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Stateless Again: Palestinian-Origin Jordanians Deprived of their Nationality

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Jordanian citizens of Palestinian origin in the Hashemite Kingdom of Jordan ... have the full rights of citizenship and all its obligations, the same as any other citizen irrespective of his origin.

-King Hussein, Amman, July 31, 1988

We are Jordanians if the government needs us, but Palestinians if we want something from the government.

-Dr. Walid, Amman, January 29, 2009

More than half of the 6.3 million population of Jordan is of Palestinian origin-that is, from areas west of the River Jordan, including the West Bank, today's Israel, and Gaza. With the exception of persons from Gaza, the vast majority of those persons of Palestinian origin have Jordanian citizenship. However, since 1988, and especially over the past few years, the Jordanian government has been arbitrarily and without notice withdrawing Jordanian nationality from its citizens of Palestinian origin, making them stateless. For many of them this means they are again stateless Palestinians as they were before 1950.

Some Jordanian officials have said they are doing so in order to forestall supposed Israeli designs to colonize the West Bank, by maintaining the birthright of Palestinians to live in the West Bank. Yet the real reason may be Jordan's desire to be able to rid itself of hundreds of thousands of Jordanian citizens of Palestinian origin whom Jordan could then forcibly return to the West Bank or Israel as part of a settlement of the Palestinian refugee problem caused by the 1948 and 1967 Arab-Israeli wars. At least that appeared to be the interpretation of a high-ranking Ministry of Interior official who in July 2009 said that certain Jordanians of Palestinian origin would remain Jordanian nationals only until such time that a refugee settlement had been reached.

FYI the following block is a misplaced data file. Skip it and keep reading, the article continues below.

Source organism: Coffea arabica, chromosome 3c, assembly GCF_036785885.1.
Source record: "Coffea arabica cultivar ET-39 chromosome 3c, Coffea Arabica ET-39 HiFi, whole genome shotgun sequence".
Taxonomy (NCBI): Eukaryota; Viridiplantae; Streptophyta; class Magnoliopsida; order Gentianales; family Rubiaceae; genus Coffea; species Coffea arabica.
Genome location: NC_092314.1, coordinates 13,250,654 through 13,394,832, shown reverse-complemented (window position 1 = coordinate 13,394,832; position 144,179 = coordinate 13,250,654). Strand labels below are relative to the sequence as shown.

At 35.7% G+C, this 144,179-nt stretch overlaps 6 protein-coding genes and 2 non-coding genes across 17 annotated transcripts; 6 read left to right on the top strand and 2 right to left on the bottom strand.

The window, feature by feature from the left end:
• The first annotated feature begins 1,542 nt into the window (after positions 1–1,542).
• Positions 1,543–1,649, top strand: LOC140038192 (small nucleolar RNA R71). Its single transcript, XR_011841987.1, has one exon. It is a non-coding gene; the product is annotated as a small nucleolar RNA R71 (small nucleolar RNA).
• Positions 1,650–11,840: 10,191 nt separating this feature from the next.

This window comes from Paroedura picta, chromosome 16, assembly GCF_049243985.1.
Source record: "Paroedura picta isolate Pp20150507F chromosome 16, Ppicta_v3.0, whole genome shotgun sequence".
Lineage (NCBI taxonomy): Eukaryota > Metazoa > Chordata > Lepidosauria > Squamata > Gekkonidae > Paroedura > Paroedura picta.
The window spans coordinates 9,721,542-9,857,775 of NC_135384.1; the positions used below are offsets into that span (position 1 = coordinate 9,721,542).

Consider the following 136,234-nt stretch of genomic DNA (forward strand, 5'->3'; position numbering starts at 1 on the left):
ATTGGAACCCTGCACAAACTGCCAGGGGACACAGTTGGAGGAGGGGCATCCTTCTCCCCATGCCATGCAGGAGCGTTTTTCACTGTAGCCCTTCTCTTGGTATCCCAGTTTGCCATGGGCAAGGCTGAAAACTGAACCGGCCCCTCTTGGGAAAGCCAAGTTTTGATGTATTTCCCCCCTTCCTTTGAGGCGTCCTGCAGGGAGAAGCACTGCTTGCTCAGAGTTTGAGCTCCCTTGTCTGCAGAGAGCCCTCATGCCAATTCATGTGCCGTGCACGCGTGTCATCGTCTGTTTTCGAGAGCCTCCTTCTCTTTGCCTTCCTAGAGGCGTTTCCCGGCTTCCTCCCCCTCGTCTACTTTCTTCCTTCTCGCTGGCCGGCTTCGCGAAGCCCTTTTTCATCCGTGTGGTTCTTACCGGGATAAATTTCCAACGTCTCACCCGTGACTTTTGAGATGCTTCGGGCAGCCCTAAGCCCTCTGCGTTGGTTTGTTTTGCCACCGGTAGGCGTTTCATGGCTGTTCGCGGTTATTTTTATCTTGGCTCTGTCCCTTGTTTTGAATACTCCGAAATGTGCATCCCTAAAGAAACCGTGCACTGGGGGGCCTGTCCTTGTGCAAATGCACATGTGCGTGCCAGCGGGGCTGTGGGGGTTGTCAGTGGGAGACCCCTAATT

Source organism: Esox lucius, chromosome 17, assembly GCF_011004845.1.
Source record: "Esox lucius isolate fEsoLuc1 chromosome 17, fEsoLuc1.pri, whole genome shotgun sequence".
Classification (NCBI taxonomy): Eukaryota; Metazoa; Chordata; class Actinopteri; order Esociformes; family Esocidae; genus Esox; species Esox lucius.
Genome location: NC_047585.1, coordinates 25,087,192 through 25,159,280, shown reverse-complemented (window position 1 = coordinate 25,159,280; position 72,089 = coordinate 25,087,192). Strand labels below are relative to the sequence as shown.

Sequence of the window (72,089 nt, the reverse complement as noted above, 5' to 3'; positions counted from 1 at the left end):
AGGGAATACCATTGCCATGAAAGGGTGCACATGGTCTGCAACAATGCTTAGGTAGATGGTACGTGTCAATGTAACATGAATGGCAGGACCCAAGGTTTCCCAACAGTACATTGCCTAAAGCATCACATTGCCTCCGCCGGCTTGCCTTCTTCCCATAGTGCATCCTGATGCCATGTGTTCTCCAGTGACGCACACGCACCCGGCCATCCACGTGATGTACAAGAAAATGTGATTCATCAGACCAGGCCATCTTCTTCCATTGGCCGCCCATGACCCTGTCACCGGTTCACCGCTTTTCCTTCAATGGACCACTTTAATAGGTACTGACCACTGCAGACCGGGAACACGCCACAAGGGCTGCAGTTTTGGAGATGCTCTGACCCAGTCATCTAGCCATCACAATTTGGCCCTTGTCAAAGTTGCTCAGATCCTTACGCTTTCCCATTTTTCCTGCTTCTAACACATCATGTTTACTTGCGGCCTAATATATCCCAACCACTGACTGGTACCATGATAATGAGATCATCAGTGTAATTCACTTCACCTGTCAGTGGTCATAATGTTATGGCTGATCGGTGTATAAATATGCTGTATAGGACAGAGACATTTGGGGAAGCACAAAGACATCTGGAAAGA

So far, Jordan has withdrawn its nationality from thousands of its citizens of Palestinian origin-over 2,700 between 2004 and 2008 alone. It has done so, in the individual cases Human Rights Watch identified, in an arbitrary manner and in violation of Jordan's nationality law of 1954. Under that law Palestinian residents of the West Bank in 1949 or thereafter received full Jordanian nationality following Jordan's incorporation of the West Bank in April 1950.

The West Bank came under Israeli occupation in 1967, and Jordan ceased to exercise control over the area, although it maintained its claim to sovereignty, and Jordanian law continued to apply in the West Bank. In 1983 Jordan introduced color-coded travel cards for Jordanians of Palestinian origin in the West Bank, in order to facilitate their travel to and from the West Bank under Israeli occupation: a green one for West Bank residents, and a yellow one for West Bankers who had moved to the East Bank. The introduction of this system of green and yellow cards in practice created three tiers of citizenship rights, differentiating original East Bank Jordanians and the two groups of West Bank-origin Jordanian nationals (whom Jordanian law still formally considered its nationals and citizens with equal rights). Jordanians residing in the West Bank sometimes lost their right to live in the East Bank. Today, possession of a green or yellow card can serve as the official basis for withdrawing nationality.